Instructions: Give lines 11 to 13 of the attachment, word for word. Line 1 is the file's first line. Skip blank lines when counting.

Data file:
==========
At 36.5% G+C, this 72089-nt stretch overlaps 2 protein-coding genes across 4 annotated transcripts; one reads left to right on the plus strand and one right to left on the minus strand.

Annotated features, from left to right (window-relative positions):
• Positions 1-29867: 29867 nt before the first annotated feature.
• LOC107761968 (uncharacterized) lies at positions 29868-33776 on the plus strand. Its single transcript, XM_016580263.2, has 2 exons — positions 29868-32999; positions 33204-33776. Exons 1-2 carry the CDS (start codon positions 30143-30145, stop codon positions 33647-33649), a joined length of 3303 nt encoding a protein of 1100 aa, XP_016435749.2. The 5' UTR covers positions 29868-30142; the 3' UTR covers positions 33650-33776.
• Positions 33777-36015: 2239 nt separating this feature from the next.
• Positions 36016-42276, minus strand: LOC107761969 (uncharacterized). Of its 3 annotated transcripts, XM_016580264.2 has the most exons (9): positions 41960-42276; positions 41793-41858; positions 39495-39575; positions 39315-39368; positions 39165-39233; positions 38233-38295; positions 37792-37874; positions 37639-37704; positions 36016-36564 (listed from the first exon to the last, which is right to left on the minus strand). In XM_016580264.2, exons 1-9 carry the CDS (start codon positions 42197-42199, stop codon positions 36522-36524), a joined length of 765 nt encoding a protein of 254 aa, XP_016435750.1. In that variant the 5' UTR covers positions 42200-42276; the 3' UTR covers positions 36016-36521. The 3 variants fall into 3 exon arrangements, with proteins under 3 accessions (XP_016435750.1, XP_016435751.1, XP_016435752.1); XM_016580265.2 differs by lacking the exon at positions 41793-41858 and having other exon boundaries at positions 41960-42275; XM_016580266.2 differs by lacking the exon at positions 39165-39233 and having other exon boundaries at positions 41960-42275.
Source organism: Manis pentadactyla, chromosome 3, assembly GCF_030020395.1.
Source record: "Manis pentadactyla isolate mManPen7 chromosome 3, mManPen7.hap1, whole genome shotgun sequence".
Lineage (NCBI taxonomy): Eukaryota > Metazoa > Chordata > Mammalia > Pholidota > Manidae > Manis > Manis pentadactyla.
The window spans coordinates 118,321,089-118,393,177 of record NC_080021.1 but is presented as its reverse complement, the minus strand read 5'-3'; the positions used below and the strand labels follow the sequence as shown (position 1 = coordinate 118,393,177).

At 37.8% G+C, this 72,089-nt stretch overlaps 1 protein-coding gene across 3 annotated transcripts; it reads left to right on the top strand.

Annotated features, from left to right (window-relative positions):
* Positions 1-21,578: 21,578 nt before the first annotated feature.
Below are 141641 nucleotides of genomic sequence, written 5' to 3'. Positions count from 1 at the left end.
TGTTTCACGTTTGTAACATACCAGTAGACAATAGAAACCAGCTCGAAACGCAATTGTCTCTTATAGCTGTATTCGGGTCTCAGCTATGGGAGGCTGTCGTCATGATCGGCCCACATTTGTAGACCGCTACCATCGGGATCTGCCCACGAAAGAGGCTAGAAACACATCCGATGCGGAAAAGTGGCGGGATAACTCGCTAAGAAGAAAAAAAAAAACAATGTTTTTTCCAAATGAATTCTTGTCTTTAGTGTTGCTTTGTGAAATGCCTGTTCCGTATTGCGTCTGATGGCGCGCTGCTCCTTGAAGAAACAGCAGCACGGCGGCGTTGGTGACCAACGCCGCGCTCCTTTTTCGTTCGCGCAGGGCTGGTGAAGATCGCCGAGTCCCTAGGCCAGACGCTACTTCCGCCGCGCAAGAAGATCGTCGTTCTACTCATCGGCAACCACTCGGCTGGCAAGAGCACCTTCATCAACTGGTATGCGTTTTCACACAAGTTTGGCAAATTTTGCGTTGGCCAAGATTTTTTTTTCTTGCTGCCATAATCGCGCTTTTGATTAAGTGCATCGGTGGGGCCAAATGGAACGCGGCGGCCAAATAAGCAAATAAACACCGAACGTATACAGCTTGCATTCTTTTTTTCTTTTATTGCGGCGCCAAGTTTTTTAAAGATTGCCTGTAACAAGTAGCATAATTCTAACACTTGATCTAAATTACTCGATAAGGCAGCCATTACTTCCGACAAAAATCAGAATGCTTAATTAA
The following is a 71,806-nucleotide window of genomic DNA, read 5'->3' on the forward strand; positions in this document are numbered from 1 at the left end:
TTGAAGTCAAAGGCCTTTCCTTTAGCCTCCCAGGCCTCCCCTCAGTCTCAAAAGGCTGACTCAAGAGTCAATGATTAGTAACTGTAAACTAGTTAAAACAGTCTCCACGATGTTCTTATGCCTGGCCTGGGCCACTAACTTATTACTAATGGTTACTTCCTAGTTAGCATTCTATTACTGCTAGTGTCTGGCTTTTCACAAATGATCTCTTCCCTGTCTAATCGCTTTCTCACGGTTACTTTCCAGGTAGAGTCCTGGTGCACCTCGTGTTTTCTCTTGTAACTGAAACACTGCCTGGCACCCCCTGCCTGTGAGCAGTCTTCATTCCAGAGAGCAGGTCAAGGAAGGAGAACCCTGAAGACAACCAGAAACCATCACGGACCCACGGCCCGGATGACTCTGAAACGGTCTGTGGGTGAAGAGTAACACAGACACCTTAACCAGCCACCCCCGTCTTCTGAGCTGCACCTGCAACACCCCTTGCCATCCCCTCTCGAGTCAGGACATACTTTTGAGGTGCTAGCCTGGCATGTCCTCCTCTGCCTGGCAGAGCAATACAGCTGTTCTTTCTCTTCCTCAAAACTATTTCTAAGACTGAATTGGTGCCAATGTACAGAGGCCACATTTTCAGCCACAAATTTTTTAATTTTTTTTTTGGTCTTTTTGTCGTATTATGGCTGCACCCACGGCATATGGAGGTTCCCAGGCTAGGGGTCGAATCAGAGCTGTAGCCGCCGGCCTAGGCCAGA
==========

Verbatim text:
At 37.8% G+C, this 72,089-nt stretch overlaps 1 protein-coding gene across 3 annotated transcripts; it reads left to right on the top strand.

Annotated features, from left to right (window-relative positions):
* Positions 1-21,578: 21,578 nt before the first annotated feature.